I never really understood guardian angels. To be honest, the whole angel concept is the hardest idea for me to get behind in our faith. The realm of supernatural creatures is more Buffy the Vampire Slayer than organized religion. It was no help when my son and I were studying them last year. Some of them look pretty freaky. For example, in Isaiah 6:1-8, the Seraphim are described as fiery six-winged beings, with two wings that cover their faces, another two that cover their feet, and the last two used to fly. According to the Church, there are 9 choirs of angels: seraphim, cherubim, thrones, dominions, virtues, powers, principalities, archangels, and angels.
Perhaps unfairly, angels have gotten caught up in the Oprah backlash. By way of explanation, who hasn’t finished a book they loved only to realize after that it had the O Book Club sticker on it? It’s like: “Oh (no pun intended) everyone already knows about this.” Oprah is big on guardian angels. She even says she has a team (no surprise.) Watch the video link- even Reese Witherspoon has an angel team. The team must be for A-listers. I remember hearing Oprah speak about her belief that “there are angels everywhere.” She often describes people acting as angels, which I think is a different thing. I think that when people act as angels, God is acting through them. They are not transformed into non-human beings. When I am talking about angels, I am talking about the real deal, full-on supernatural, in the sky, we can’t see them, one-and-only guardian angel. Do you know yours?
According to Catholic Online, a guardian angel is:
A heavenly spirit assigned by God to watch over each of us during our lives. The doctrine of angels is part of the Church’s tradition. The role of the guardian angel is both to guide us to good thoughts, works and words, and to preserve us from evil.
There are times when I have felt the presence of something, like an emotional support presence. The first time I can recall was when I was about 10 and my father was having his first severe diabetic reaction in the middle of the night. No one knew what was happening and it was pretty scary. During the incident, I felt a comforting hand on my shoulder and instantly, I felt safe and calm. I was definitely not alone.
The last couple of years, I wanted to improve my relationship with my guardian angel. Before I realized it was a practice discouraged by the Church, I heard that some people named their guardian angel, so I naively started months of prayer and reflection to know my guardian angel better. The name came to me with complete certainty one morning: Fred. Seriously? I was reminded of the line from “It’s a Wonderful Life” where George says to Clarence: “Well, you look about the kind of angel I’d get.” What could this mean? A while later I was reading a book about Fred Rogers and I thought that maybe MY guardian angel was the supernatural angel version of Mr. Rogers!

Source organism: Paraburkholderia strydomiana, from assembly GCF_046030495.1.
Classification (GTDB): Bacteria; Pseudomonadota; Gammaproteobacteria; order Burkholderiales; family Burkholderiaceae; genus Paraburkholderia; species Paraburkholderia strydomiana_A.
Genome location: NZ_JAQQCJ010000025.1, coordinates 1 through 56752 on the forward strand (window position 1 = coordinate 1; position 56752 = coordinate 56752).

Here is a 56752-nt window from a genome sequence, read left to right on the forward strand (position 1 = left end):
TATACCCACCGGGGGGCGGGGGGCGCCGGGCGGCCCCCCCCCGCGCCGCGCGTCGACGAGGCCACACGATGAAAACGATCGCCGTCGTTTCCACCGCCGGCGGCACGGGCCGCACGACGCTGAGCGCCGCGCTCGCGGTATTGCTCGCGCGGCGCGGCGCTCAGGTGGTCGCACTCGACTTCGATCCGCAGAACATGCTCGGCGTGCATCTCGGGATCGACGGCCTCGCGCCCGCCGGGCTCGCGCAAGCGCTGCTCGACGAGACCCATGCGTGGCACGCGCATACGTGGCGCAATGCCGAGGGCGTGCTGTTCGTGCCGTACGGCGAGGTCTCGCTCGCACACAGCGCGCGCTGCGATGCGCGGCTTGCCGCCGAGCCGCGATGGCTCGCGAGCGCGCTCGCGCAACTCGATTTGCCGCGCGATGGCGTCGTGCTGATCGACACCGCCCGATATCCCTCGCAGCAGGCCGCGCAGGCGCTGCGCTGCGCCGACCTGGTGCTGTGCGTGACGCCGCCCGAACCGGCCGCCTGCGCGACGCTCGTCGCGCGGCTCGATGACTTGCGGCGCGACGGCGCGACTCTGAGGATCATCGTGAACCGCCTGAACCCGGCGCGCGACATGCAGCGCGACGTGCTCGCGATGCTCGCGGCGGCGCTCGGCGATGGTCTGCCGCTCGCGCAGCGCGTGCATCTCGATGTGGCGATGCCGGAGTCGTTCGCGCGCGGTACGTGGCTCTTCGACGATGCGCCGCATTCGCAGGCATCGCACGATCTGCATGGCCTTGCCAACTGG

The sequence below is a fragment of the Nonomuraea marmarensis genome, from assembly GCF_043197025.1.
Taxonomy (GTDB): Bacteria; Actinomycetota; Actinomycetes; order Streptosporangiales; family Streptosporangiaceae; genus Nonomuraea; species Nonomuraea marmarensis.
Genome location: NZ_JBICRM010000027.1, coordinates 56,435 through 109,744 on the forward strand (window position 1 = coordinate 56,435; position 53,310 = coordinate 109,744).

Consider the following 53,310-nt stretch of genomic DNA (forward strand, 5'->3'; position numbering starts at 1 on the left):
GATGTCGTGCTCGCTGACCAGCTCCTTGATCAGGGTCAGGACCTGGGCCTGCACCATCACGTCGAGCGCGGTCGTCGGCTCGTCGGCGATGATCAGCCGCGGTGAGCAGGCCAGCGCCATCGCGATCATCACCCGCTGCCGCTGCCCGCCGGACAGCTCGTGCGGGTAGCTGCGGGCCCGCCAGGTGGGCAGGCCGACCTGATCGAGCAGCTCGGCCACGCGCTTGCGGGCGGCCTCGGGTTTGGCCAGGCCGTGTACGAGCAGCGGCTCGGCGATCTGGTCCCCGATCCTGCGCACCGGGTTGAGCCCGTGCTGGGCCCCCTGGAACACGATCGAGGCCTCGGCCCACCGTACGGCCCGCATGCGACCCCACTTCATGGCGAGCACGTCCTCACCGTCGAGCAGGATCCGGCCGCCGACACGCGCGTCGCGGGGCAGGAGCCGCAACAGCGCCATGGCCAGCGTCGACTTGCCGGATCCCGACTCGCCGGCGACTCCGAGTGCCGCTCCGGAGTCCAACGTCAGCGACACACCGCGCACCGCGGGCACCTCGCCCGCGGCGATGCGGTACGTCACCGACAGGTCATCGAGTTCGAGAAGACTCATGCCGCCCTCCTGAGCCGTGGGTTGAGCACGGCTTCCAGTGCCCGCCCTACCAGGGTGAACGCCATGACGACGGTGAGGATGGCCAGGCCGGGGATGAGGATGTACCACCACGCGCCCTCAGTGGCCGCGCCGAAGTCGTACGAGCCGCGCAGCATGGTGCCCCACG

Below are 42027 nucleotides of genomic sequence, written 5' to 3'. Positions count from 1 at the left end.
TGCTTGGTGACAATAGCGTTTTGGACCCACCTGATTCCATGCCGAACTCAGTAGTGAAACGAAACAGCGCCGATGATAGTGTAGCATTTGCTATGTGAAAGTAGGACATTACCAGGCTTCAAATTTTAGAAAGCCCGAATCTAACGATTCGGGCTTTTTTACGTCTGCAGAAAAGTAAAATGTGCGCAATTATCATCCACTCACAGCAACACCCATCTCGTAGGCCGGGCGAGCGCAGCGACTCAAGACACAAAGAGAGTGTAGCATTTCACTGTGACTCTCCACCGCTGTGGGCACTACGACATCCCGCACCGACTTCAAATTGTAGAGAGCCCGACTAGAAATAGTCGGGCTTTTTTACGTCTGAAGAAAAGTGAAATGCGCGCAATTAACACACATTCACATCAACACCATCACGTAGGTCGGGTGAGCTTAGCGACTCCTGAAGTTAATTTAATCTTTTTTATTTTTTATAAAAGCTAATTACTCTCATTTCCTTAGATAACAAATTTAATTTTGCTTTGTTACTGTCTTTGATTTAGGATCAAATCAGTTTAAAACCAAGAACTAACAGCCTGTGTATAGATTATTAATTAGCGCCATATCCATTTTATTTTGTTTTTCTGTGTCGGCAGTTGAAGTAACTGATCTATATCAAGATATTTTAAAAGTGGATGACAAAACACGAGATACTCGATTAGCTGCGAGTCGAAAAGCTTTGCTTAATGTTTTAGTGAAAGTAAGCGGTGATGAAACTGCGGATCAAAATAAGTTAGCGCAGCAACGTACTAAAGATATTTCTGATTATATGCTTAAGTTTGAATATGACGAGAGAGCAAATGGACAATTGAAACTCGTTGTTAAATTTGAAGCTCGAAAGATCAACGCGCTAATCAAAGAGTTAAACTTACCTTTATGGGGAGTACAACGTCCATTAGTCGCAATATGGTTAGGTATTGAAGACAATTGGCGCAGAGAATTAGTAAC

Growing up my mom used to put me in front of Mr. Rogers when I was upset or sad about something and she said it always calmed me down. I know my three-year-old self was wiser than I am now. I peaked at three. The feeling I had listening to Mr. Rogers was similar to the feeling of protected-ness and safety I had felt all those years ago during my dad’s reaction. That was an idea I could get my head around with concrete understanding. Of course, the minute I thought I had gained valuable insight, I learned there was a problem with it.
The Church says NOT to name your guardian angel, for a variety of reasons: naming implies we have authority over them, naming the angel actually opens us up to demonic suggestion, the actual name of the angel is “a mysterious and holy name.“ According to The Catholic Company: “it is not our rightful place to know more about our angels than God has revealed to us. It is for our own good…Seek the guidance of your guardian angel … but don’t try to know his mighty name!” However, some sources see the naming issue in a more benign way:
…if you choose wisely and with much reverence, realizing what a higher creature he is and use his name with great respect that is it OK. I understand God has already named all angels so any name we give is simply a nick-name to be used in this life… . I never think of my angel is a pet or a servant, but rather as an angel who is beside me always… The fruit of my giving him a nick-name is I feel closer to him, more aware of his constant presence.
That makes sense to me. Much of the answer lies in intent and understanding. To me, it is natural for humans to seek to name something with which they have a relationship. If I am going to pray to something, we want to know and name, in the way I can name God the Father, Jesus, and the Holy Spirit. I was not comfortable calling my angel the spiritual equivalent of “Hey, You!” In naming my angel, I was not trying to seek control, open myself up to demonic possession, or know Fred’s actual angelic name, which I probably couldn’t pronounce anyway. It is good to know the possible dangers, though. At least it gave me an opportunity to reflect on all my guardian angel has done for me. And so, thanks, Fred, or whoever you are. I’ll be in touch soon!
What are your thoughts on guardian angels?